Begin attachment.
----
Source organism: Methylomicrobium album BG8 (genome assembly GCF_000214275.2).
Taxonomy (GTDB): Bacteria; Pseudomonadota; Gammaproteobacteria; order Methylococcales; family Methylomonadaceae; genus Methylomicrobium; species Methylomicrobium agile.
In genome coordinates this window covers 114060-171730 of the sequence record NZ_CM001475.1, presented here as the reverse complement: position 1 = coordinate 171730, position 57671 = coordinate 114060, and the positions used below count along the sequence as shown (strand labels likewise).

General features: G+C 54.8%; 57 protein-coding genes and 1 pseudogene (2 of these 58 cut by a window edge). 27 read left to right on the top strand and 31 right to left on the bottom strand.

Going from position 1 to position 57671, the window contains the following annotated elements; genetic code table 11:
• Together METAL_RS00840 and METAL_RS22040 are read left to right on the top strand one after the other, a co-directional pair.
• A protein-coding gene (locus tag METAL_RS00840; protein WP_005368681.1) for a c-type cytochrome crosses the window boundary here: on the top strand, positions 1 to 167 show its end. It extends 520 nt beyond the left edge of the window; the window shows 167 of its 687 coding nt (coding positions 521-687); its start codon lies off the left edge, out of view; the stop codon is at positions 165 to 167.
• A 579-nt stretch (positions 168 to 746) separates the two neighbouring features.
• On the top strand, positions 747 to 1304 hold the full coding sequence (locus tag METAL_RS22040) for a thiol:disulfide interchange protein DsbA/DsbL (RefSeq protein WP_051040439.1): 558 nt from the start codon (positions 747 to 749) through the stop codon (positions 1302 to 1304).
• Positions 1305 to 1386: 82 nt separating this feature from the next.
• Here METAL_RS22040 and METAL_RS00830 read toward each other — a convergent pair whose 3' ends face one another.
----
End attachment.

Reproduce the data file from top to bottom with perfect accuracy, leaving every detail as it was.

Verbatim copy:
Source organism: Methylomicrobium album BG8 (genome assembly GCF_000214275.2).
Taxonomy (GTDB): Bacteria; Pseudomonadota; Gammaproteobacteria; order Methylococcales; family Methylomonadaceae; genus Methylomicrobium; species Methylomicrobium agile.
In genome coordinates this window covers 114060-171730 of the sequence record NZ_CM001475.1, presented here as the reverse complement: position 1 = coordinate 171730, position 57671 = coordinate 114060, and the positions used below count along the sequence as shown (strand labels likewise).

General features: G+C 54.8%; 57 protein-coding genes and 1 pseudogene (2 of these 58 cut by a window edge). 27 read left to right on the top strand and 31 right to left on the bottom strand.

Going from position 1 to position 57671, the window contains the following annotated elements; genetic code table 11:
• Together METAL_RS00840 and METAL_RS22040 are read left to right on the top strand one after the other, a co-directional pair.
• A protein-coding gene (locus tag METAL_RS00840; protein WP_005368681.1) for a c-type cytochrome crosses the window boundary here: on the top strand, positions 1 to 167 show its end. It extends 520 nt beyond the left edge of the window; the window shows 167 of its 687 coding nt (coding positions 521-687); its start codon lies off the left edge, out of view; the stop codon is at positions 165 to 167.
• A 579-nt stretch (positions 168 to 746) separates the two neighbouring features.
• On the top strand, positions 747 to 1304 hold the full coding sequence (locus tag METAL_RS22040) for a thiol:disulfide interchange protein DsbA/DsbL (RefSeq protein WP_051040439.1): 558 nt from the start codon (positions 747 to 749) through the stop codon (positions 1302 to 1304).
• Positions 1305 to 1386: 82 nt separating this feature from the next.
• Here METAL_RS22040 and METAL_RS00830 read toward each other — a convergent pair whose 3' ends face one another.